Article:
Tuesday, March 8, 2011
Yesterday I talked about Jan Shepard and her ideas for gardening. One of the things that she strongly promotes is Square Foot Gardening. She says especially if you only have a little garden space, you should learn about square foot gardening, to make the most of your space. I think that this is a fascinating concept. I want to talk a little more about this today as well as some other methods of gardening.
First: Square foot gardening. This method of gardening was invented by a man named Mel Bartholomew. He wrote a book about it called simply “Square Foot Gardening”. He has also had a show on PBS and his website is www.squarefootgardening.org. This method of gardening has really caught on and many others are promoting it as well.
Square Foot Gardening is the practice of planning small but intensively planted gardens. The square-foot gardening concept is simple: It’s a system of gardening that uses 4 foot by 4 foot plots subdivided into 1-foot squares. Build a raised bed, divide the space into sections of one square-foot each, and then plant vegetables in just the amount of space they need. This method is for growing a specific number of a particular type of vegetable to maximize space and facilitate ease of maintenance. The advantages of this system include reduced workload, less watering, easy weeding (and not much of it), and easy access to your crops. This is a great way to learn to grow some of your own food.
One particular site that has really good information is found here. Another good site is this one.If you have not tried this method of gardening before you will find great information and pictures at this site. Also, Mel’s book is available for purchase online, in most bookstores and probably in your public library. If your library does not have it, they can order it through the inter-library loan program.
Second: Container Gardening. If your vegetable gardening is limited by insufficient space or an unsuitable area, consider raising fresh, nutritious, homegrown vegetables in containers. A window sill, a patio, a balcony or a doorstep will provide sufficient space for a productive mini-garden. Problems with poor soil conditions can be easily overcome by switching to a container garden. Pest and weed management is easier. Container vegetable gardening is a sure way to introduce children to the rewards of vegetable gardening.
Almost any vegetable that will grow in a typical backyard garden will also do well as a container-grown plant. Vegetables that are ideally suited for growing in containers include broccoli, carrots, tomatoes, peppers, eggplant, green onions, green beans, leaf lettuce, squash, radishes, spinach and parsley. Pole beans and cucumbers also do well in this type of garden, but they do require considerably more space because of their large vines. Variety selection is extremely important.
Most varieties that will do well when planted in a yard garden will also do well in containers. If this is something you are interested in doing, here is a site that will guide you through the process from planting to harvesting and all the steps in between. It is a very informative site from Utah State University.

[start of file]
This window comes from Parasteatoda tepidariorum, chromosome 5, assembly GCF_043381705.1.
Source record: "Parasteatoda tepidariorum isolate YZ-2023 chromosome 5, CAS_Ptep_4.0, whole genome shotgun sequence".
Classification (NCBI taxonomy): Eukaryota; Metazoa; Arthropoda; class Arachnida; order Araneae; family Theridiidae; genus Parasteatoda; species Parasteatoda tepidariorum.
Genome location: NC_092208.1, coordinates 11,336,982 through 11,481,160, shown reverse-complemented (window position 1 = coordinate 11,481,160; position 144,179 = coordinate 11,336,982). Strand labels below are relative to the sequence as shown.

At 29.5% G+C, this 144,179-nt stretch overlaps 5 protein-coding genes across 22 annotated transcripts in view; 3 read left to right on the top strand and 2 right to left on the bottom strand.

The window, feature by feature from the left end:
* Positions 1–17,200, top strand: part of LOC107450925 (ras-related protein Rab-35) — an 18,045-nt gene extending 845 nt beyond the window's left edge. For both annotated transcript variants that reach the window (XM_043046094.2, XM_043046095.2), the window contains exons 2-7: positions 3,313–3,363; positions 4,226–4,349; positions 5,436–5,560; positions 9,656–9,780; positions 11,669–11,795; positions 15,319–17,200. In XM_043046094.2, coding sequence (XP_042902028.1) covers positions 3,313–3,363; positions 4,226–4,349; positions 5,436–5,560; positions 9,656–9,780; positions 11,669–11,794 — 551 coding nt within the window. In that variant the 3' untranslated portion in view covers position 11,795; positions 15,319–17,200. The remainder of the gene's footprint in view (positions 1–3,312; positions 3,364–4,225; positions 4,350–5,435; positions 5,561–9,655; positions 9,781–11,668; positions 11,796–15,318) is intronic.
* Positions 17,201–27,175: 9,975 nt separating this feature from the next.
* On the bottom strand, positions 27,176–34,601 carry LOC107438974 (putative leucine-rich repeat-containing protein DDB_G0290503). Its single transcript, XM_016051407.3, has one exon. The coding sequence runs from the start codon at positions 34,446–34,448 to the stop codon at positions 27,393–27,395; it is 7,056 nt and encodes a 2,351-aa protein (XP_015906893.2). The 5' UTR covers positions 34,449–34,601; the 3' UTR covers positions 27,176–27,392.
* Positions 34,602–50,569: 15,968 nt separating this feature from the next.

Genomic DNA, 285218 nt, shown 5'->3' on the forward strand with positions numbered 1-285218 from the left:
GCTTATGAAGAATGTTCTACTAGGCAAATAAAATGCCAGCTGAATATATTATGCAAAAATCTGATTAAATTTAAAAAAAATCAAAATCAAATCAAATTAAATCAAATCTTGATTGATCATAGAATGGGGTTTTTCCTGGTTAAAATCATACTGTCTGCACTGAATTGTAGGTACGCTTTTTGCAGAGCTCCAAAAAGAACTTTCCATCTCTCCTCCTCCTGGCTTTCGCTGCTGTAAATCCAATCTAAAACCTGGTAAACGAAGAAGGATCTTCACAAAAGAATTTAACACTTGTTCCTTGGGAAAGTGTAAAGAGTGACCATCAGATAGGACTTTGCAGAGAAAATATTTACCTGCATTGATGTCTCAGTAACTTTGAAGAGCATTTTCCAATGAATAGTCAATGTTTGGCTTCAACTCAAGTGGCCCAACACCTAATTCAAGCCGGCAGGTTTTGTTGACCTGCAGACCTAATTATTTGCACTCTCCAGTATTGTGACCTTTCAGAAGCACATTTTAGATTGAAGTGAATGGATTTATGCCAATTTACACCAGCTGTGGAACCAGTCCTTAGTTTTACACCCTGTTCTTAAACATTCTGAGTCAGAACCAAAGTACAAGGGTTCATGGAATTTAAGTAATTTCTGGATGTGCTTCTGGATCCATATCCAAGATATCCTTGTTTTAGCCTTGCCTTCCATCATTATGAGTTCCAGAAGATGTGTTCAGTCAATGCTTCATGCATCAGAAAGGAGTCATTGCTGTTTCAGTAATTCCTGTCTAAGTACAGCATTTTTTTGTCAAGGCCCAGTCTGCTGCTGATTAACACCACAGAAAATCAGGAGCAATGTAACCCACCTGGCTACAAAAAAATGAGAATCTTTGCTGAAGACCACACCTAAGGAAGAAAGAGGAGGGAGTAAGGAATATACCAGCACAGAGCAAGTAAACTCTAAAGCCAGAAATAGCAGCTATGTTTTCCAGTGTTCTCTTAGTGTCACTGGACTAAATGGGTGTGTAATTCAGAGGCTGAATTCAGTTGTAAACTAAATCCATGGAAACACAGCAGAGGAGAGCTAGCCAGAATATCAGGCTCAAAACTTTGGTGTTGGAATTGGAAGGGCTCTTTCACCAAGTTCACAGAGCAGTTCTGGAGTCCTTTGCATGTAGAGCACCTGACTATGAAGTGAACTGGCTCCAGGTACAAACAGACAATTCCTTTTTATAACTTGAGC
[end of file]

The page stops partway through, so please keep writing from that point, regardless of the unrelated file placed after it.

Third: Potatoes in a barrel. My newest project this year is planting potatoes in a barrel. I’ve never done it but already have my seed and my barrel. You can even use an old large garbage can or even a burlap bag. I’m excited to try it because you can produce so much food in such a little bit of space. If you missed the post I did on this last fall, you can find it at www.preparedness365.blogspot.com/2010/07/taters-in-barrel.html
Fourth: Seeds. As I'm writing this I am thinking that this should be #1 instead of fourth on the list. An ESSENTIAL part of food storage is storing garden seed. One thing that you need to remember is that the seeds you store should be Non-Hybrid seeds so that they can reproduce themselves.
My grandma lived through the depression and was careful with every resource she had, including garden seed. Each fall, we would spread the last picking of green beans out on a blanket and let them dry. It was my job to remove the beans (seed) from the pod, and save the beans in a bottle to plant the next year. This is a vivid memory for me. If you plant hybrid seeds, you cannot save your bean seed for another year because it will not reproduce again. Therefore be very selective in the seeds you buy. Unless the seeds specifically say on the package that they are non-hybrid, they usually are not.
Emergency Essentials has a non-hybrid garden seed on now. To see their prices and information go to this site (Sorry I can't get my links to work today.) http://beprepared.com/product.asp_Q_pn_E_FG%20S011_A_name_E_Heirloom%20Seed%20Combo%20Pack
You can also order from Heirloom Seeds website for high quality Non-Hybrid seeds. The website for Heirloom seeds is http://www.heirloomseeds.com/
If you are starting your plants yourself, you may already have them planted. If not, don’t give up. You can purchase starts for any greenhouse We are fortunate that there are so many resources available to help us learn and study about gardening. It’s a good time to make a plan and prepare for what could be a great success for your family. Getting your family involved in your gardening plans can help ease your work load as well as teaching other members of your family about becoming more self-sufficient.